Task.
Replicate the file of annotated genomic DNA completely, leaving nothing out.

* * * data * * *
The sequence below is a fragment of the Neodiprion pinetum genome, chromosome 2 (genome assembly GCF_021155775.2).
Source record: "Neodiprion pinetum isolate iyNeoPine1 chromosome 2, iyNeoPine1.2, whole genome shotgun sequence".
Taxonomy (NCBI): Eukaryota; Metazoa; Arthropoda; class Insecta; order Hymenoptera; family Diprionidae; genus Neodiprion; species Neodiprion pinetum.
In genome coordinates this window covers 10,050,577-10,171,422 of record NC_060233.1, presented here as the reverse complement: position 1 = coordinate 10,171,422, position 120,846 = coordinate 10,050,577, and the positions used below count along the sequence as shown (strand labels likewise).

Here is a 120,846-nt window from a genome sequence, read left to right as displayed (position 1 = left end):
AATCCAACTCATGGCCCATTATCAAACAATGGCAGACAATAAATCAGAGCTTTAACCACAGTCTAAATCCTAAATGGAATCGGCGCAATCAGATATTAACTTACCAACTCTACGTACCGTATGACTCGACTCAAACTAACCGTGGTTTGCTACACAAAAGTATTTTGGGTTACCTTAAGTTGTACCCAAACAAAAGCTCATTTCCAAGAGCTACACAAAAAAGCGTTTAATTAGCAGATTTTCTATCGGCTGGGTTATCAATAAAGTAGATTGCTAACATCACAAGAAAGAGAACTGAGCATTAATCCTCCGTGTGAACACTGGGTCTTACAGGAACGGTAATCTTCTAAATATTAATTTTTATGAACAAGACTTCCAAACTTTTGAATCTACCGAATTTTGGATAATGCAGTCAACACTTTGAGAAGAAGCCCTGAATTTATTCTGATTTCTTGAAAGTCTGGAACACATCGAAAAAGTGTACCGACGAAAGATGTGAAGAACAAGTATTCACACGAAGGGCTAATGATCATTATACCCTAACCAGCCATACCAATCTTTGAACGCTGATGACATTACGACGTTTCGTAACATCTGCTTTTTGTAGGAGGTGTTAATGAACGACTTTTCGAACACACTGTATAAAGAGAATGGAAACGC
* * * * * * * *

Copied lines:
The sequence below is a fragment of the Neodiprion pinetum genome, chromosome 2 (genome assembly GCF_021155775.2).
Source record: "Neodiprion pinetum isolate iyNeoPine1 chromosome 2, iyNeoPine1.2, whole genome shotgun sequence".
Taxonomy (NCBI): Eukaryota; Metazoa; Arthropoda; class Insecta; order Hymenoptera; family Diprionidae; genus Neodiprion; species Neodiprion pinetum.
In genome coordinates this window covers 10,050,577-10,171,422 of record NC_060233.1, presented here as the reverse complement: position 1 = coordinate 10,171,422, position 120,846 = coordinate 10,050,577, and the positions used below count along the sequence as shown (strand labels likewise).

Here is a 120,846-nt window from a genome sequence, read left to right as displayed (position 1 = left end):
AATCCAACTCATGGCCCATTATCAAACAATGGCAGACAATAAATCAGAGCTTTAACCACAGTCTAAATCCTAAATGGAATCGGCGCAATCAGATATTAACTTACCAACTCTACGTACCGTATGACTCGACTCAAACTAACCGTGGTTTGCTACACAAAAGTATTTTGGGTTACCTTAAGTTGTACCCAAACAAAAGCTCATTTCCAAGAGCTACACAAAAAAGCGTTTAATTAGCAGATTTTCTATCGGCTGGGTTATCAATAAAGTAGATTGCTAACATCACAAGAAAGAGAACTGAGCATTAATCCTCCGTGTGAACACTGGGTCTTACAGGAACGGTAATCTTCTAAATATTAATTTTTATGAACAAGACTTCCAAACTTTTGAATCTACCGAATTTTGGATAATGCAGTCAACACTTTGAGAAGAAGCCCTGAATTTATTCTGATTTCTTGAAAGTCTGGAACACATCGAAAAAGTGTACCGACGAAAGATGTGAAGAACAAGTATTCACACGAAGGGCTAATGATCATTATACCCTAACCAGCCATACCAATCTTTGAACGCTGATGACATTACGACGTTTCGTAACATCTGCTTTTTGTAGGAGGTGTTAATGAACGACTTTTCGAACACACTGTATAAAGAGAATGGAAACGC